It was last year’s Tech-Pitt(sburgh) football game. Although I have no plans to relinquish my football season tickets anytime soon (my first reaction last Saturday upon receiving my ticket application was to contemplate my various Visa billing cut-off dates to determine the most financially-judicious time to renew), one thing I have missed from my seat high atop the West Stands is the expressions on the faces of players and coaches during critical game situations (although the video board is changing that. If that thing has HBO I could easily move into Lane Stadium) that is offered on television. I was at that game, and remember a wounded Tech team making a winning drive at the end while being seemingly willed down the field by a deafening crowd. I noticed something else on the tape.

If there was ever a team ripe for the plucking, it was Virginia Tech that afternoon. The quarterback and best wide receiver were out, and they were up against a well-coached and motivated bunch of Panthers who continue to inch closer to making the top of the BE a threesome, and it almost, and perhaps should have, happened that day.

Many comparisons were made among my group to the 1998 Temple loss, as well as some of the more embarrassing defeats suffered by earlier Frank Beamer teams. It didn’t happen this time. It is fascinating to watch the various facial expressions of players and coaches on both sides as that Fourth Quarter drama unfolded. Plainly evident, at least to me, is that the Panthers hoped they would win, while those Hokies on the field and sideline knew they would, and they did.

There was a determination to win a game they knew they should because, regardless of injury or anything else, they were the better team. It was the same edge demonstrated by Duke and Michigan State in a game, considering the enormous stakes in play during any game in college football’s playoff-less regular season game, where a loss would carry the same consequences, and did the very next week.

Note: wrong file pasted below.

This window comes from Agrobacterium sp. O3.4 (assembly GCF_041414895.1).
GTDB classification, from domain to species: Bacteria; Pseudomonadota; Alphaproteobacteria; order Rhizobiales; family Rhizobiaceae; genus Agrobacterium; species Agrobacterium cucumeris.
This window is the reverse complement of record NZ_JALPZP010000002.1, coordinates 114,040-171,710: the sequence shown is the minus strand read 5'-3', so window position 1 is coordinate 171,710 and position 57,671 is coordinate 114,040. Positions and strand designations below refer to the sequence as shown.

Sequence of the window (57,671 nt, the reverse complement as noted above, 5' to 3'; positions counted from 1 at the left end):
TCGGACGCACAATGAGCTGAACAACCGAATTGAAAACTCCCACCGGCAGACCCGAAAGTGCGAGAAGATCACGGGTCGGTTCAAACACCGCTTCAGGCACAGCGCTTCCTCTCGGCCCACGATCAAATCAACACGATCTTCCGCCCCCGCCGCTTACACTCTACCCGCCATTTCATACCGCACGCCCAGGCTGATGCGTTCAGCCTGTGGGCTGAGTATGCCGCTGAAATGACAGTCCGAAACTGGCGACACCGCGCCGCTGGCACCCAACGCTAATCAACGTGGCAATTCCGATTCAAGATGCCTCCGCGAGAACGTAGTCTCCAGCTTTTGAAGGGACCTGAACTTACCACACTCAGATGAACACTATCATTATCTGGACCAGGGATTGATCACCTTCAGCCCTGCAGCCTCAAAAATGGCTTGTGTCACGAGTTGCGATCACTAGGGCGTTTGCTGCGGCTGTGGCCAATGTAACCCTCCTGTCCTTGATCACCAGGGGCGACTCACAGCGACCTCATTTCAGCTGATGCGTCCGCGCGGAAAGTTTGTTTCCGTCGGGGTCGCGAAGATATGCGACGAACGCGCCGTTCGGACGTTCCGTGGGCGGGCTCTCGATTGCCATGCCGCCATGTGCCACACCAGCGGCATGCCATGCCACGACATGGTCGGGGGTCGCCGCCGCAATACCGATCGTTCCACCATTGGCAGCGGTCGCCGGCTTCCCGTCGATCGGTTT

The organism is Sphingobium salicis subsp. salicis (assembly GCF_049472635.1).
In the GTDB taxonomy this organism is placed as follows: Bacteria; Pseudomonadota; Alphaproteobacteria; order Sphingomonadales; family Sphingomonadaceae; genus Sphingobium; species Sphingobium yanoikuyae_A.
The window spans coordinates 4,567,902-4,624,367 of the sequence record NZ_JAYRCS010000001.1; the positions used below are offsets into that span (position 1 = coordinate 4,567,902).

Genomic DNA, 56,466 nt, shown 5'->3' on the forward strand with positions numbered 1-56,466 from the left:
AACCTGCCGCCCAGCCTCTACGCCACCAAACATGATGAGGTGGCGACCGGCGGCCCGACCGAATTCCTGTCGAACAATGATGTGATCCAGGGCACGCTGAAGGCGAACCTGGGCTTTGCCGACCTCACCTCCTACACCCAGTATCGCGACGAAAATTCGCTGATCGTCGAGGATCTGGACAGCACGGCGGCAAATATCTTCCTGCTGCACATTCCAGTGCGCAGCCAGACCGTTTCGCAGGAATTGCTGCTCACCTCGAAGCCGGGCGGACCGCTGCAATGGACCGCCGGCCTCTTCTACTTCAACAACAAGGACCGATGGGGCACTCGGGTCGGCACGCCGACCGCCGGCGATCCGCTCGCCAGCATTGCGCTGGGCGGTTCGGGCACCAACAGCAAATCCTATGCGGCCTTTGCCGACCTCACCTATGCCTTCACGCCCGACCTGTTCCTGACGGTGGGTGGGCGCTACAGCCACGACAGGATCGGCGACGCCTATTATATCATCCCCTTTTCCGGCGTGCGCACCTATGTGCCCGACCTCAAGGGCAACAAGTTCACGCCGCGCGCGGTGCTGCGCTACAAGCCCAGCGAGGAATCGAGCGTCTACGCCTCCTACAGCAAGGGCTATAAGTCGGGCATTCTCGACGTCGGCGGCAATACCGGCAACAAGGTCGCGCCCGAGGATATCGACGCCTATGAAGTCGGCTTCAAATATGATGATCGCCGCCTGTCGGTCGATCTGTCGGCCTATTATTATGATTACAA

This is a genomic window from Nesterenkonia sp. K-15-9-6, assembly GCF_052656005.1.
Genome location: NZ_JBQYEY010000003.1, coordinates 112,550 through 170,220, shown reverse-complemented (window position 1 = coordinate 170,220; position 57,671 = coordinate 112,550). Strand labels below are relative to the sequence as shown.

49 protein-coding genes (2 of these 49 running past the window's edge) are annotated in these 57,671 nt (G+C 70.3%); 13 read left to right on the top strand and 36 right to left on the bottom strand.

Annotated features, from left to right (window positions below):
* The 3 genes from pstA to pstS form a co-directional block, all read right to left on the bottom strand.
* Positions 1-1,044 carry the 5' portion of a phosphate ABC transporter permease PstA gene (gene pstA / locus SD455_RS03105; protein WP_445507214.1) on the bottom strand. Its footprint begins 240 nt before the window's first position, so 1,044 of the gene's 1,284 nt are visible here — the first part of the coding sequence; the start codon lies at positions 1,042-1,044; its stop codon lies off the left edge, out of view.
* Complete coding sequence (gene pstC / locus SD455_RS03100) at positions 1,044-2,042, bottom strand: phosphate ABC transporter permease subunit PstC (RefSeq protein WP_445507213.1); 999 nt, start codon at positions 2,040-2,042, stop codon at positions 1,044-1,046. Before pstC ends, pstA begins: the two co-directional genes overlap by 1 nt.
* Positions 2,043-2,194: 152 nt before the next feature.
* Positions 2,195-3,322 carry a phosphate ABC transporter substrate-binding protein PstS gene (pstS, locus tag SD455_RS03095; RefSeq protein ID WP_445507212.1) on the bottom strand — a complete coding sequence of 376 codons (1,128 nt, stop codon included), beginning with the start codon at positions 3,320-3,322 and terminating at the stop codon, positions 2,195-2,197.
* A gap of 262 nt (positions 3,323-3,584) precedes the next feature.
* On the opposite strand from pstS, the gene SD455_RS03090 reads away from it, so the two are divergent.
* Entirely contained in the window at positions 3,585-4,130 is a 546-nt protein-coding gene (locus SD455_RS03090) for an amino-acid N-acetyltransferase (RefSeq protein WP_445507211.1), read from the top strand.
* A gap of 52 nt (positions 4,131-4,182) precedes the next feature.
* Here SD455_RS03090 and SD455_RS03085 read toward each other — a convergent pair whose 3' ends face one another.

The Virginia Tech football program has moved beyond 1998. When faced with adversity, they played like a team that has now won 23 of its last 25 games. No, they did not win them all, and chances are they won’t this year either (the odds are against any team going undefeated, which is why it rarely happens). But, both of the losses have been to very good teams, one that also knows a thing or two about winning, and the other a group that is in the process of re-learning as a program.

It is amusing to read the news accounts as algroh flits around the state providing me fodder by shrilly proclaiming how good the Hoos are going to be. One does wonder whom he is most trying to convince, his fans, his team, his Tribe (and you can bet I will have much fun with that) or, given his head-coaching resume, himself. It is quite unnecessary for Frank Beamer to brag in that manner, as unlike the boasting algroh, he has a record that speaks volumes. He has won a ton, knows how to, is confident he will, and infuses that confidence into his team.

Those of us who have been around since the beginnings of the Beamer era have had the rare treat of observing a program put together piece by piece. Evidence that we are approaching the final stages of fielding a true national power can be found in the increasing talent level flocking to Tech, and in the attitudes prevalent in the program. This team knows how to win and expects to. That is good coaching.

Jim Alderson, who first made his mark with his biting political commentary on the A-Line email newsletter, also brings a unique, sarcastic, and well-informed perspective on college sports, particularly (1) Virginia Tech sports and (2) ACC sports.  While Hokie fans currently have very little use for subject number 2, Alderson is an entertaining and informative columnist on subject number 1.  For even more fun, visit Jim's A-Line home page.